Main Article Content
The “methodologically manic-obsessive” evaluation profession and the metrics- and measures-obsessed lay users of evidence have managed to seriously limit the value of what we learn from evaluation. Evaluation questions asked at the front end are limited by the askers’ narrow understanding of what is possible methodologically at the back end. This, alongside the political and psychological forces working against real evaluation, are major drivers of the single narrative thinking that pervades the formulation and evaluation of national and local government policies and initiatives. This paper provides practical suggestions for asking the big-picture questions that really need to be asked, and suggests how real evaluation can step up to the plate, methodologically and otherwise.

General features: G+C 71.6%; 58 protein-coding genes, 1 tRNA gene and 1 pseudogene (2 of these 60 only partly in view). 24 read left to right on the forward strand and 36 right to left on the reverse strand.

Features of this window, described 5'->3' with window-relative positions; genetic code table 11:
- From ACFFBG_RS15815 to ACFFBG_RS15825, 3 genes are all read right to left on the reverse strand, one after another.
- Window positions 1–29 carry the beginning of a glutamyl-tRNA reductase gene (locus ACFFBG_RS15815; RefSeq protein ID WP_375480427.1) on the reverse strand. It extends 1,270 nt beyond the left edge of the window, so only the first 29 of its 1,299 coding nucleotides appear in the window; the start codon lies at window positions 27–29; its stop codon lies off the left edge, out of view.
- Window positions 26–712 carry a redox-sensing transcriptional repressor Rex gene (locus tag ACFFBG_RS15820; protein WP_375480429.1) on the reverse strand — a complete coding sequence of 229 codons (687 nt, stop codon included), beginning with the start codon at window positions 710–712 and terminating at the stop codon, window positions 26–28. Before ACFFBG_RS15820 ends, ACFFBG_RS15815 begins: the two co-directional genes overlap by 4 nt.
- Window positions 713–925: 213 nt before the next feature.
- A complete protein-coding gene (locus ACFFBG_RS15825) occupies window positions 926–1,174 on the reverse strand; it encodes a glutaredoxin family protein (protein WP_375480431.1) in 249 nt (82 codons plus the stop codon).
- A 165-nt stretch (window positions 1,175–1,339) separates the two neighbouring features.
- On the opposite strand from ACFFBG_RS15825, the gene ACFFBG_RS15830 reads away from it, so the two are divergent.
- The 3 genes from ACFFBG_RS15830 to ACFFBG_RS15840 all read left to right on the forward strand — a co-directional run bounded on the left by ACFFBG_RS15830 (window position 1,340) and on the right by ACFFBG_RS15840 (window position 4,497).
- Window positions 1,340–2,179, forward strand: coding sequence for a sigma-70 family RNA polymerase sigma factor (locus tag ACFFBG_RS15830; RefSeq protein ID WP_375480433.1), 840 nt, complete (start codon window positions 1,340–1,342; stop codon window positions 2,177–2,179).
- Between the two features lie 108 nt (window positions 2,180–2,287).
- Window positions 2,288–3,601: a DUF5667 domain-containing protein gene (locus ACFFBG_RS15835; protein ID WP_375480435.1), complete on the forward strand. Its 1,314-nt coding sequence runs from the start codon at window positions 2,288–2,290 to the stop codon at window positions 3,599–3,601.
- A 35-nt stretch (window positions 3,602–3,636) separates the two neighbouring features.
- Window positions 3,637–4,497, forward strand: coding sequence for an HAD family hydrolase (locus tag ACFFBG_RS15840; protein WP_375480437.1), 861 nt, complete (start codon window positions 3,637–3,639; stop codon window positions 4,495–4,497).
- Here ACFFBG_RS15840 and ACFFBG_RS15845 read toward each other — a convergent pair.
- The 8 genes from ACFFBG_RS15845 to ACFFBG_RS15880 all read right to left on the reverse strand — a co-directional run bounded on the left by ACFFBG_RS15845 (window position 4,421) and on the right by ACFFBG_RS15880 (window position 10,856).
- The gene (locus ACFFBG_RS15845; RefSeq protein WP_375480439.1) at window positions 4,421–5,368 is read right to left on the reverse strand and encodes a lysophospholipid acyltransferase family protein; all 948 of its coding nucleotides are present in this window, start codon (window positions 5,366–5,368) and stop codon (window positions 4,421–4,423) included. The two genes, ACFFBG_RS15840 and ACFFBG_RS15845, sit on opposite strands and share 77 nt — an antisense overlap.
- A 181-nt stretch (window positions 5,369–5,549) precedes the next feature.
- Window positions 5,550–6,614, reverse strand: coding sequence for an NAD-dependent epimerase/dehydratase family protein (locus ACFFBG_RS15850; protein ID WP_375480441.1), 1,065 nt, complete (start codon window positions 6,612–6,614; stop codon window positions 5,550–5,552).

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How to Cite
DAVIDSON, E Jane. Question-Driven Methods or Method-Driven Questions? How We Limit What We Learn by Limiting What We Ask. Journal of MultiDisciplinary Evaluation, [S.l.], v. 11, n. 24, p. i-x, mar. 2015. ISSN 1556-8180. Available at: <https://journals.sfu.ca/jmde/index.php/jmde_1/article/view/414>. Date accessed: 22 apr. 2021.
Copyright 2016 Journal of MultiDisciplinary Evaluation, Western Michigan University.